Capital Gains Tax reporting: another crackdown on buy-to-let landlords?

Capital Gains Tax reporting: another crackdown on buy-to-let landlords?

Wednesday, 10 July 2019

Last month we looked at the example of Mrs Lambert, who sold her residence and realised a capital gain. At present her tax bill is £1,400 but HMRC are consulting on changes to a valuable relief that would see her tax charge increase to £14,700 if she sells the property on or after 6 April 2020. (A link to that article can be found here). [https://www.larking-gowen.co.uk/insights/blog-changes-to-residence-relief-and-letting-relief/]

Our next question is, “When does Mrs. Lambert need to pay her tax bill?”

I’m sure you all know that, in the UK, the tax year runs from 6 April to the following 5 April. Tax returns need to be submitted by 31 January following the end of the tax year in question, and generally this is the date by which any tax liability needs to be cleared.

Capital gains tax rules, on UK residential property, are changing. If completion occurs on or after 6 April 2020, then you’ll need to deliver a return to HMRC and pay any capital gains tax (CGT) due within 30 days of completion.

So, continuing with Mrs Lambert above, if she sells her rental property on 1 July 2019 then her £1,400 tax liability will be due for payment on 31 January 2021.

If, however, she sells on 1 July 2020 then her much larger tax liability of £14,700 will be due for payment by 31 July 2020.

The computational aspects surrounding the sale remain unchanged and, where no tax is due (e.g. where private residence relief applies, or if there is a loss on sale), no 30 day CGT return is required. Either way, the sale may still need reporting on the individual’s self-assessment return. Where a payment is due within 30 days, this will act as a payment on account. If the tax liability changes when the year-end tax return gets submitted, then either a further top up payment or a tax refund may be due.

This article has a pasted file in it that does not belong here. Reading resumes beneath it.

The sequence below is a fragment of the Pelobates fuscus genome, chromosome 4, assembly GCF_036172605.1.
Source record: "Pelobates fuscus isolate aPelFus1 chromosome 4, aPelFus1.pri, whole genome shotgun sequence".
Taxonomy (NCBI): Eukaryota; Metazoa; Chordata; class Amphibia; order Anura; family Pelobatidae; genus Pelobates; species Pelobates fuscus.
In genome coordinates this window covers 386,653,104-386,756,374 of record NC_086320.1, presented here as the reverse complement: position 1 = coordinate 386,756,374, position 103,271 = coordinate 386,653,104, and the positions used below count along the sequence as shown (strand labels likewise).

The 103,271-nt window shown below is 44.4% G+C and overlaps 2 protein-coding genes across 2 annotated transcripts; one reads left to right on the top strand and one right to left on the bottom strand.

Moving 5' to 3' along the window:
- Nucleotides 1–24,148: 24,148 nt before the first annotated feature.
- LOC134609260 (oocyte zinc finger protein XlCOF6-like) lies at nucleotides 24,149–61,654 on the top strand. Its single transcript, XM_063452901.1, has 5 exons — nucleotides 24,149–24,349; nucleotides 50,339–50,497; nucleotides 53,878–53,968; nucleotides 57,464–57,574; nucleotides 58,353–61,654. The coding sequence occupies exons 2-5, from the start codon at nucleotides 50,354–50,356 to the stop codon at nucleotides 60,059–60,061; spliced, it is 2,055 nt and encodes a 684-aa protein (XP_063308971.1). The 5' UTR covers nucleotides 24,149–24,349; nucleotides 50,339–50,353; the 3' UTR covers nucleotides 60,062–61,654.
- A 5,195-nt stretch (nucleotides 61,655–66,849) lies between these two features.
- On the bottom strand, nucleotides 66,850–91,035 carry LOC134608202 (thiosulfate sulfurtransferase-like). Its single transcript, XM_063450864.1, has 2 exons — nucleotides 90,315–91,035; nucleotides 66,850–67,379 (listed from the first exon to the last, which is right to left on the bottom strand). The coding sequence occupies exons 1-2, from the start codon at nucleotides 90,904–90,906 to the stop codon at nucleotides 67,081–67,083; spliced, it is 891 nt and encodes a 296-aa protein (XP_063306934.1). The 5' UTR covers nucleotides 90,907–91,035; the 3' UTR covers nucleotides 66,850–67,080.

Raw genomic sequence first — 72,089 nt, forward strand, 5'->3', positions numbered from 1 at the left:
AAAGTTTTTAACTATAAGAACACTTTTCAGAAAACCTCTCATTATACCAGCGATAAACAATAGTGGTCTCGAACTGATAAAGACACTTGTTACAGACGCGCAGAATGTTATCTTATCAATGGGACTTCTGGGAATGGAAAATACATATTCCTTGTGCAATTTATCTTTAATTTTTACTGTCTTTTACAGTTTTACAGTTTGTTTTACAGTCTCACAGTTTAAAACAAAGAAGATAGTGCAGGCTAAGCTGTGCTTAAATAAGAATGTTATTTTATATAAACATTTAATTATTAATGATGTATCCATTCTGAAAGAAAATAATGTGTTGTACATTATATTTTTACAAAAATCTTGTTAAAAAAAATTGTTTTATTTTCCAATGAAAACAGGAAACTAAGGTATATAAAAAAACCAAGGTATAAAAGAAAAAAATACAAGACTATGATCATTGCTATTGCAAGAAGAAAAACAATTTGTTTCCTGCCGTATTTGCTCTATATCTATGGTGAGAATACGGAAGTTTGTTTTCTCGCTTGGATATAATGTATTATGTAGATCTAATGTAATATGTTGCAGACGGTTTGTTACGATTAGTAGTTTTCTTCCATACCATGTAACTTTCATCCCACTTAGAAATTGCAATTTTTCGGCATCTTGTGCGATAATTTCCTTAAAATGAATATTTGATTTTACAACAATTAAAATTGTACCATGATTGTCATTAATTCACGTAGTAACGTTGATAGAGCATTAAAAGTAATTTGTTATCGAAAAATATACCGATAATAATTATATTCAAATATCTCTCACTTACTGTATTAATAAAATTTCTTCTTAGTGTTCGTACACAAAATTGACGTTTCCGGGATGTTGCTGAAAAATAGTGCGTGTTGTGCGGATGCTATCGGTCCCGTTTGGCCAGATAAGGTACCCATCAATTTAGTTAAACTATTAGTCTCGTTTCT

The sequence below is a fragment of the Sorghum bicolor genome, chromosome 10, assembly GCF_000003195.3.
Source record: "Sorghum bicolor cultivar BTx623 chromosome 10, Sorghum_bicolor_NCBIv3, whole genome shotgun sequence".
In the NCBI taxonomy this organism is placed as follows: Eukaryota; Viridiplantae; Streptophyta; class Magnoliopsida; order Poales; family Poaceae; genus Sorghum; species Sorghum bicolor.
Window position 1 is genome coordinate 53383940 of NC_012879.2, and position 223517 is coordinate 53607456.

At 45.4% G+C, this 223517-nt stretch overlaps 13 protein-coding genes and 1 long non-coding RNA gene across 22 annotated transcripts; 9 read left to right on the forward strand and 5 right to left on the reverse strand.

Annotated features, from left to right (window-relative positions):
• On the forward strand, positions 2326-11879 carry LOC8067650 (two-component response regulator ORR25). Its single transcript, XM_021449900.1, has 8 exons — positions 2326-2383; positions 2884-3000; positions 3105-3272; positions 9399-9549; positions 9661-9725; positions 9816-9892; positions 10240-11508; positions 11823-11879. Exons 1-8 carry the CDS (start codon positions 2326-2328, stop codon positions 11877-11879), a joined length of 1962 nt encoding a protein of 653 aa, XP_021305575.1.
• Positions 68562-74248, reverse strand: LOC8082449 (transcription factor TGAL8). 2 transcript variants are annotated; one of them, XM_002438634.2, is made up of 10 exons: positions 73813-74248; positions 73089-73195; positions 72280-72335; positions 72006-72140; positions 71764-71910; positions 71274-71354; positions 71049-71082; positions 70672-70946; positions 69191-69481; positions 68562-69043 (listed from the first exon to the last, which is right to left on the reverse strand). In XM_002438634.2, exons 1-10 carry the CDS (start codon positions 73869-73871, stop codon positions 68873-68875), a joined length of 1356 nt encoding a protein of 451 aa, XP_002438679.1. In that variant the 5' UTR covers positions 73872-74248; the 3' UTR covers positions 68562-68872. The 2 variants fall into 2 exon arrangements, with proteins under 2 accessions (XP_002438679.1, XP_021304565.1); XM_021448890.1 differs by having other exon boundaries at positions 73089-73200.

Where contracts are exchanged pre 5 April (say 31 March), but completion is some time after, then both the old and the new rules work concurrently. The taxpayer’s self-assessment return for 2019/20 will need to include details of the sale of the property, as the date of exchange determines the tax return reporting year. The tax due on that return will be payable by the following 31 January, but the taxpayer will need make payment within 30 days of the sale completion date if this is sooner (which it inevitably will be).

There are some quirky rules about what constitutes residential property and what happens if you sell more than one property in a year. The main point is that for these rules ‘residential property’ doesn’t just mean a house. If you were to sell an area of your garden, without selling your home, then the chances are you’ll still be within the 30 day CGT reporting regime!

As I say, the rules come into effect from 6 April 2020 so, at this point, the guidance above is not intended to be a comprehensive statement of the law or represent specific tax advice but yet again you can see the government is trying to crack down on buy-to-let landlords.

Need help?

If you have any questions about these changes and how they might affect a future planned disposal then please speak to your usual MHA Larking Gowen contact.

Call 0330 024 0888 or e-mail privateclientservices@larking-gowen.co.uk

Newsletter

Sign up to receive the latest news from MHA Larking Gowen